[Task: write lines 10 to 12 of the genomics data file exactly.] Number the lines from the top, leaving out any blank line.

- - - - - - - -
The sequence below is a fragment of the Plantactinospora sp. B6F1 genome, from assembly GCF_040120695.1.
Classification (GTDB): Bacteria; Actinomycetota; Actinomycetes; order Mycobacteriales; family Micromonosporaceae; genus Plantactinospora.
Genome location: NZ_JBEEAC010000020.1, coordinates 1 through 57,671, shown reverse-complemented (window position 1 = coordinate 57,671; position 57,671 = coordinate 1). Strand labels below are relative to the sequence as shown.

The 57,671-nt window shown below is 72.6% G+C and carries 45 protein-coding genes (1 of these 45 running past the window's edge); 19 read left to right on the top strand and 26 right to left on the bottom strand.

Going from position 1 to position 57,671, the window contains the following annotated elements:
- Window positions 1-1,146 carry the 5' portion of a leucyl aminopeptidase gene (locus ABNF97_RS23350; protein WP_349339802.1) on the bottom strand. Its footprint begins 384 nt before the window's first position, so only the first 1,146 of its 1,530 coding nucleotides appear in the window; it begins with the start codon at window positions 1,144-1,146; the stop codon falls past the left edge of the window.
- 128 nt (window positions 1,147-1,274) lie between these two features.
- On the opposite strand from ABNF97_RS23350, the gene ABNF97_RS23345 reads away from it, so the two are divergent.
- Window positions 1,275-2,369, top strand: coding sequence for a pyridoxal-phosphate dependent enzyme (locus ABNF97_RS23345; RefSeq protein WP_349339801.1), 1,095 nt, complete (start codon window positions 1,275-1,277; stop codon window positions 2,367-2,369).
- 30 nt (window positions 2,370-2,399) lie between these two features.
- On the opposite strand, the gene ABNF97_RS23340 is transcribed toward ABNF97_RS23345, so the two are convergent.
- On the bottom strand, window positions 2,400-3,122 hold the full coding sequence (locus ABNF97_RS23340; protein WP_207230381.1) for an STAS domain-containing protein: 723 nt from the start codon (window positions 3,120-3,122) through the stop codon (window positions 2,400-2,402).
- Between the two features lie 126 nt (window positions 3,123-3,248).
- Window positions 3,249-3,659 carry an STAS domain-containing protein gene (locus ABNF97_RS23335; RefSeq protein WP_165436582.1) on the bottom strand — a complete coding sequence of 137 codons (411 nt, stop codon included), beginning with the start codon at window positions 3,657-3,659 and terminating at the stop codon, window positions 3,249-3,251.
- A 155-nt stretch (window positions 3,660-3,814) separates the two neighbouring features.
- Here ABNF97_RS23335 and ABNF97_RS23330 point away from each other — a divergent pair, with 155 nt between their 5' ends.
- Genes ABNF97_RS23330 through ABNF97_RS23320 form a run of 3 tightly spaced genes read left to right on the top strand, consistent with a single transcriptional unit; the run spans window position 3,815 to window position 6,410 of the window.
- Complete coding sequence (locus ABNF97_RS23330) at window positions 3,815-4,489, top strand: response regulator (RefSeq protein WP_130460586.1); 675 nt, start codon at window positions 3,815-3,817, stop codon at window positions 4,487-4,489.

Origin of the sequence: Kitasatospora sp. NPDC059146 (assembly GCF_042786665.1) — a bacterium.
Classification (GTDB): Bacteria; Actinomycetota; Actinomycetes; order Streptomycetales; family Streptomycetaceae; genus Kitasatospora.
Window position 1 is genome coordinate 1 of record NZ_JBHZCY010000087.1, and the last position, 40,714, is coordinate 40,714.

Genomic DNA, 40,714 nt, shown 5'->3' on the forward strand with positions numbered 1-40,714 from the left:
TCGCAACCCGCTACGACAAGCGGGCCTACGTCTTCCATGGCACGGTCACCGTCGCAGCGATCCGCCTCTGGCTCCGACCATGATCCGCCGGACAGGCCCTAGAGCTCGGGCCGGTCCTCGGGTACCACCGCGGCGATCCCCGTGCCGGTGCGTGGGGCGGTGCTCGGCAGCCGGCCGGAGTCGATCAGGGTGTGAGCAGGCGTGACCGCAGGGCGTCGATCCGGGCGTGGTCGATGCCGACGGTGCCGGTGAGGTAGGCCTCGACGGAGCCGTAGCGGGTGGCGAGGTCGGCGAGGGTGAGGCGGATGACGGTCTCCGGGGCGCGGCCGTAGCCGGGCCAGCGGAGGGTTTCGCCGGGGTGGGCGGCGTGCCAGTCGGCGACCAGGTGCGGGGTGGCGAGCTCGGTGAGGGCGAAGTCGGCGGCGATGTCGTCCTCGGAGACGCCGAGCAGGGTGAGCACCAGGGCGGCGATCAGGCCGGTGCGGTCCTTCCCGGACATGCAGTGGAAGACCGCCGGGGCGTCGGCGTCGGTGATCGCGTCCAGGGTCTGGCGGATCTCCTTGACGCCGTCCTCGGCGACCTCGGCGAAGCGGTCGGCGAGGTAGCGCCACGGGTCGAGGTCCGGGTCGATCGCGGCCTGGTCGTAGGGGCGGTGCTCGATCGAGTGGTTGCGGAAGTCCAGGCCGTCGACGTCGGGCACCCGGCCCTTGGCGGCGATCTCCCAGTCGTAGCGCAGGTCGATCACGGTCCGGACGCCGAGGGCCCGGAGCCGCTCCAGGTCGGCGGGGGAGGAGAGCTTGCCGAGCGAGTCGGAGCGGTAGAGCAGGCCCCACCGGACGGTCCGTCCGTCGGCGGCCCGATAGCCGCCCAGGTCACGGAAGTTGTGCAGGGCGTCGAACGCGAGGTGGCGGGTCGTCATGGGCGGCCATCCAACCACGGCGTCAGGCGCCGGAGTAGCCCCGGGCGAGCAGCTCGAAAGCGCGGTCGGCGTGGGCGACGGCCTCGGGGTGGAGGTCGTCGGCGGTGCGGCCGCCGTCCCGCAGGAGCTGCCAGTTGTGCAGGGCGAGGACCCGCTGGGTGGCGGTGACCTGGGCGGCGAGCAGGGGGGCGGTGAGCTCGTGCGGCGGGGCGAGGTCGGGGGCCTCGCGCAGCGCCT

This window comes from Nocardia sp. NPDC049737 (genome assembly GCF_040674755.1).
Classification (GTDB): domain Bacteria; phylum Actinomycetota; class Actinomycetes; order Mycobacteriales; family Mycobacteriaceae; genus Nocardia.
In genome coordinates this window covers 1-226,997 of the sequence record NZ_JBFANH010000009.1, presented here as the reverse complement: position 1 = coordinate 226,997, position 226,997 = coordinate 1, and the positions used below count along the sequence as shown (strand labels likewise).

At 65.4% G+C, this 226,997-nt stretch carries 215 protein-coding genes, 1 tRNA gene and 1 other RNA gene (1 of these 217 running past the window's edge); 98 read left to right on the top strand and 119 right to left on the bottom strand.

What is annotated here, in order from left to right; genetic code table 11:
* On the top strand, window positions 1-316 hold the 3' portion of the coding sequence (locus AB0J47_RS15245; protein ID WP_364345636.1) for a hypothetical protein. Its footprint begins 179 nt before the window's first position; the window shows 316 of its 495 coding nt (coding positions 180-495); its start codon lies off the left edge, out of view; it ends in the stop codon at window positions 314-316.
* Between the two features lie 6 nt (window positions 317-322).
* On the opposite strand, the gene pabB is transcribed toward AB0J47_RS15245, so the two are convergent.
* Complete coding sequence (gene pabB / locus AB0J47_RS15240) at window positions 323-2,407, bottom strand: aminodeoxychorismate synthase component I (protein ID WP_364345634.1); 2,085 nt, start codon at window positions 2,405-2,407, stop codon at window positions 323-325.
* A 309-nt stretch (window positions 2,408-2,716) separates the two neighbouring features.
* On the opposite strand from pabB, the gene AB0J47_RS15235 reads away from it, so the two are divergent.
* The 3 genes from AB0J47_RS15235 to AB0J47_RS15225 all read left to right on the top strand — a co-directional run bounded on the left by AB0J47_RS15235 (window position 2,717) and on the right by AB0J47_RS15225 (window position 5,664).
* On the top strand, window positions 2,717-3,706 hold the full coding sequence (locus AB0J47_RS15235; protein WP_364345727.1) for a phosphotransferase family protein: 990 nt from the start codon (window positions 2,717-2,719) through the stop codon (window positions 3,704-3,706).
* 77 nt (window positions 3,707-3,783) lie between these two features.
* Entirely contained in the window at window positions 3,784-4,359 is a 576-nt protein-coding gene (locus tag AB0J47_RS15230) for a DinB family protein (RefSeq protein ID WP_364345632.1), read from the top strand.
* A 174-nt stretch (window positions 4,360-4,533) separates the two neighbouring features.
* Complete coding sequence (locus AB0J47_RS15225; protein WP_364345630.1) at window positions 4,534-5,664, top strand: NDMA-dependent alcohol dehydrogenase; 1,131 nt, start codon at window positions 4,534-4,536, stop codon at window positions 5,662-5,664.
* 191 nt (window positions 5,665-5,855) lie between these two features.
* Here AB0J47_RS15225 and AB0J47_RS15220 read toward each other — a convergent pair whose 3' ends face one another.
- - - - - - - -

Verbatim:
- 30 nt (window positions 2,370-2,399) lie between these two features.
- On the opposite strand, the gene ABNF97_RS23340 is transcribed toward ABNF97_RS23345, so the two are convergent.
- On the bottom strand, window positions 2,400-3,122 hold the full coding sequence (locus ABNF97_RS23340; protein WP_207230381.1) for an STAS domain-containing protein: 723 nt from the start codon (window positions 3,120-3,122) through the stop codon (window positions 2,400-2,402).